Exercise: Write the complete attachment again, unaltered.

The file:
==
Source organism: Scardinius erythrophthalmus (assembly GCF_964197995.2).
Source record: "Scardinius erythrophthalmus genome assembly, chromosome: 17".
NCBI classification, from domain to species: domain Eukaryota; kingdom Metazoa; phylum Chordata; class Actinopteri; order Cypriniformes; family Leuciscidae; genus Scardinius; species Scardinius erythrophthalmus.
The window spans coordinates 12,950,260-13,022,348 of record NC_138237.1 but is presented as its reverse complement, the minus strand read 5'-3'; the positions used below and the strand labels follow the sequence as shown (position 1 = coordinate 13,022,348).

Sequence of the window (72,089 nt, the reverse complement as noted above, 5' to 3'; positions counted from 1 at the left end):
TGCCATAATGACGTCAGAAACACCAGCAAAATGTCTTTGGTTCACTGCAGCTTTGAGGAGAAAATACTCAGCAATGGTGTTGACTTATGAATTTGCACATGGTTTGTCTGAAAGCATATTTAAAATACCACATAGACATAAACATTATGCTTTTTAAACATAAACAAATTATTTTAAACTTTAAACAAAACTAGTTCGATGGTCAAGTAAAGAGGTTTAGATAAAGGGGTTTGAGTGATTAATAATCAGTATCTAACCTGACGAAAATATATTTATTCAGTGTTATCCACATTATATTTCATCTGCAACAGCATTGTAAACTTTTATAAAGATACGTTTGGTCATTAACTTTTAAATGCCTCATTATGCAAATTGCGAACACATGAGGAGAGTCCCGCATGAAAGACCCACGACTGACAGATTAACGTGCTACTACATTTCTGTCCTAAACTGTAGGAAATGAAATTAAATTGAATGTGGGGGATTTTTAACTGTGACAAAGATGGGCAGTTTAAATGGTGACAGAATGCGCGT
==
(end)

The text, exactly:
Source organism: Scardinius erythrophthalmus (assembly GCF_964197995.2).
Source record: "Scardinius erythrophthalmus genome assembly, chromosome: 17".
NCBI classification, from domain to species: domain Eukaryota; kingdom Metazoa; phylum Chordata; class Actinopteri; order Cypriniformes; family Leuciscidae; genus Scardinius; species Scardinius erythrophthalmus.
The window spans coordinates 12,950,260-13,022,348 of record NC_138237.1 but is presented as its reverse complement, the minus strand read 5'-3'; the positions used below and the strand labels follow the sequence as shown (position 1 = coordinate 13,022,348).

Sequence of the window (72,089 nt, the reverse complement as noted above, 5' to 3'; positions counted from 1 at the left end):
TGCCATAATGACGTCAGAAACACCAGCAAAATGTCTTTGGTTCACTGCAGCTTTGAGGAGAAAATACTCAGCAATGGTGTTGACTTATGAATTTGCACATGGTTTGTCTGAAAGCATATTTAAAATACCACATAGACATAAACATTATGCTTTTTAAACATAAACAAATTATTTTAAACTTTAAACAAAACTAGTTCGATGGTCAAGTAAAGAGGTTTAGATAAAGGGGTTTGAGTGATTAATAATCAGTATCTAACCTGACGAAAATATATTTATTCAGTGTTATCCACATTATATTTCATCTGCAACAGCATTGTAAACTTTTATAAAGATACGTTTGGTCATTAACTTTTAAATGCCTCATTATGCAAATTGCGAACACATGAGGAGAGTCCCGCATGAAAGACCCACGACTGACAGATTAACGTGCTACTACATTTCTGTCCTAAACTGTAGGAAATGAAATTAAATTGAATGTGGGGGATTTTTAACTGTGACAAAGATGGGCAGTTTAAATGGTGACAGAATGCGCGT